Chinese Construction Workers to Remain in Israel, Ministry Says

A construction site of a new residential neighborhood in Kfar Yonah. (Gili Yaari/Flash90)

The government has extended the work visas of 1,700 Chinese construction workers currently in Israel. The visas, which actually expired last summer, have been extended through the end of June. The reason for the extension is due to the ban on entry into Israel of Chinese nationals. Chinese construction workers – who are usually skilled workers who work with ceramic tiles – are given work visas for five years, after which they are supposed to be replaced by other workers.

The Housing Ministry said in a statement that it hoped the coronavirus crisis would be resolved long before June, but that it was prepared to extend the visas even further if needed, in order not to harm the construction industry, which relies on the workers for intricate tile work and other skills.

The visas for the workers currently in Israel expired last June, but replacing them had proved difficult, and their visas were extended through February. But with the outbreak of the coronavirus, Israel, like most other Western countries, has closed its borders to Chinese nationals – meaning that replacing the workers now would be impossible, even if replacements could be found.

Meanwhile, Health Minister Rabbi Yaakov Litzman advised Israelis against traveling to seven East Asian countries and destinations — in addition to mainland China — due to the spread of the coronavirus.

After a meeting by Health Ministry officials to assess the situation regarding the spread of the virus, Rabbi Litzman issued a statement urging travelers to carefully consider the necessity of visiting Thailand, Japan, Hong Kong, Singapore, Macau, South Korea and Taiwan.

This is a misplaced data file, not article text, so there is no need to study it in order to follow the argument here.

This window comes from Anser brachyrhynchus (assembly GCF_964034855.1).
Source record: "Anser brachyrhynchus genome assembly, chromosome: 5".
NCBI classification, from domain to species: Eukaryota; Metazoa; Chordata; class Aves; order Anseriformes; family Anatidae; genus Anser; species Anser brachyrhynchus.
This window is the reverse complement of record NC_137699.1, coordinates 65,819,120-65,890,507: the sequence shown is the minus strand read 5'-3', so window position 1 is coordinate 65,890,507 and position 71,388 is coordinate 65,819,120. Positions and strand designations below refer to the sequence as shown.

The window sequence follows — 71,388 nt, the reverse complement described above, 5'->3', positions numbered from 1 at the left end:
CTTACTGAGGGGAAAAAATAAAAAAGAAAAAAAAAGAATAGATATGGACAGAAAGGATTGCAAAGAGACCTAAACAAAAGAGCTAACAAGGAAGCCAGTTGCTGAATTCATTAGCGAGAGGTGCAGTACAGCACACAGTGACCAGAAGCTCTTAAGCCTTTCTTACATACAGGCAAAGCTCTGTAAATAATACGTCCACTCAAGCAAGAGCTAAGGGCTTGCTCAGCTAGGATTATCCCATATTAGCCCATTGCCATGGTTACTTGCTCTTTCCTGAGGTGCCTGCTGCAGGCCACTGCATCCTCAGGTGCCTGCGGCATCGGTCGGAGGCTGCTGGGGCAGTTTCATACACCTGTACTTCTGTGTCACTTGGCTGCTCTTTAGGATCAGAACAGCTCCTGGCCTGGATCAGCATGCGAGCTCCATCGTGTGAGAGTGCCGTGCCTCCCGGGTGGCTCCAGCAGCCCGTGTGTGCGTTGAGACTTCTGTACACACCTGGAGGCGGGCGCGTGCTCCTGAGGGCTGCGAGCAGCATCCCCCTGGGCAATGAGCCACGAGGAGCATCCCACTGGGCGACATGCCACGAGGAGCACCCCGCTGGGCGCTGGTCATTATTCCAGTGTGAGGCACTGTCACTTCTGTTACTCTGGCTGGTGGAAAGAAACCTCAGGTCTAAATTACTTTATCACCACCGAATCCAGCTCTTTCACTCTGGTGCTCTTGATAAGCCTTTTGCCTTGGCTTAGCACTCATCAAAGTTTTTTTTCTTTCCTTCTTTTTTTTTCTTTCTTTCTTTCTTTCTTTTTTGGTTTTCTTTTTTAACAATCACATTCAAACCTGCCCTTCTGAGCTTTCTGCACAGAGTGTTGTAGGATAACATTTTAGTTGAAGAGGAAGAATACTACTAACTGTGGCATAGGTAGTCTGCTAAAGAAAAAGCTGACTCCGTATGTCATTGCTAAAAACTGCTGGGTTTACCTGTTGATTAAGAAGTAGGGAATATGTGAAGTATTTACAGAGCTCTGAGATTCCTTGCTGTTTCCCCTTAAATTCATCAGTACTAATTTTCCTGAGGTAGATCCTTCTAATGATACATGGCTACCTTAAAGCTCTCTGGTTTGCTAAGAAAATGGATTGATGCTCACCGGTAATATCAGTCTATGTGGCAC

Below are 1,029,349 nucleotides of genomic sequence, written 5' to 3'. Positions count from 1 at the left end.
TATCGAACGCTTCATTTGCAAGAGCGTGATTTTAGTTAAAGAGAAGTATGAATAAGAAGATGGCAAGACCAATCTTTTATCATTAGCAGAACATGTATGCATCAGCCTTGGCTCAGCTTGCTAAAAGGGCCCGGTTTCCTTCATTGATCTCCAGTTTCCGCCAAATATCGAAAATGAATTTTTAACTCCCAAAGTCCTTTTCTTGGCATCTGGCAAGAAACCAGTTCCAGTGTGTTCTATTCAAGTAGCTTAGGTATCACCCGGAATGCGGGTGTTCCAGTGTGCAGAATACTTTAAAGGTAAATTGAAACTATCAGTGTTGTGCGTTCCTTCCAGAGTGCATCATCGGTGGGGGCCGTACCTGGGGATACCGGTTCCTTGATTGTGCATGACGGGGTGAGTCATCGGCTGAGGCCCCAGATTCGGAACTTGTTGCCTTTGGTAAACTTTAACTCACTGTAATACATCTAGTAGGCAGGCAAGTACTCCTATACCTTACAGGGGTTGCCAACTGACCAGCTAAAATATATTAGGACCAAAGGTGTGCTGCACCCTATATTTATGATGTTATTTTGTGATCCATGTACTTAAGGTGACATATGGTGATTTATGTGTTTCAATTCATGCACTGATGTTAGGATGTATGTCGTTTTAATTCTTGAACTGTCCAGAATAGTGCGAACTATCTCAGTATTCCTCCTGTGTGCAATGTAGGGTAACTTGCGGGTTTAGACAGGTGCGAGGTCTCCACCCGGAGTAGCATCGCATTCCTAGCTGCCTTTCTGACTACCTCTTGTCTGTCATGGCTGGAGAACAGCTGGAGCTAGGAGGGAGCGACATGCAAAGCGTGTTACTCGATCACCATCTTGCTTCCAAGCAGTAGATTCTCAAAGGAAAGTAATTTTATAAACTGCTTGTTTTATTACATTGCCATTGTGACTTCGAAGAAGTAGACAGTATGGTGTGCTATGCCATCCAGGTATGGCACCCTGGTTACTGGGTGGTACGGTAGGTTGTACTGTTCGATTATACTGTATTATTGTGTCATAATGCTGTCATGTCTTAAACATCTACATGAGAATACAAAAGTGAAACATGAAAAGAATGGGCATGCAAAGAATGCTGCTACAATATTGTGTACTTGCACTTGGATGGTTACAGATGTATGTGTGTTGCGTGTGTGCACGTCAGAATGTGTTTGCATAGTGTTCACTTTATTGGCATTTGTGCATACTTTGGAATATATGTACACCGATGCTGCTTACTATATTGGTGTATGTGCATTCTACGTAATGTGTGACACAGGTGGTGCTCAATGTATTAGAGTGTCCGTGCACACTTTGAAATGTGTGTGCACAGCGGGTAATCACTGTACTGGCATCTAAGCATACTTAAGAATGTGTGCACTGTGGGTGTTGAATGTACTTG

Cases of coronavirus have been found in all seven destinations.

The ministry has already told Israelis to avoid travel to mainland China, and has specified precautionary measures to be taken by those returning from the other locations.

“The ministry sees in the public a key partner for action to prevent spread of the disease,” the statement said.

The Health Ministry has previously published special directives for those returning from China, and on Friday updated its procedures for travelers feeling unwell after arriving from specific additional countries in the past 14 days, in light of the increase in the number of coronavirus cases.

The ministry also said that travelers coming from China, Hong Kong, Thailand, Japan, Singapore, South Korea and Macau who have a fever, cough or any other respiratory symptoms must seek medical help and undergo testing.

In addition, anyone who has been in close contact with an individual confirmed to have the virus must also be tested.

Unwell travelers must warn the medical center prior to their arrival, must cover their nose and mouth with a mask or cloth, and are also asked to avoid using public transportation.

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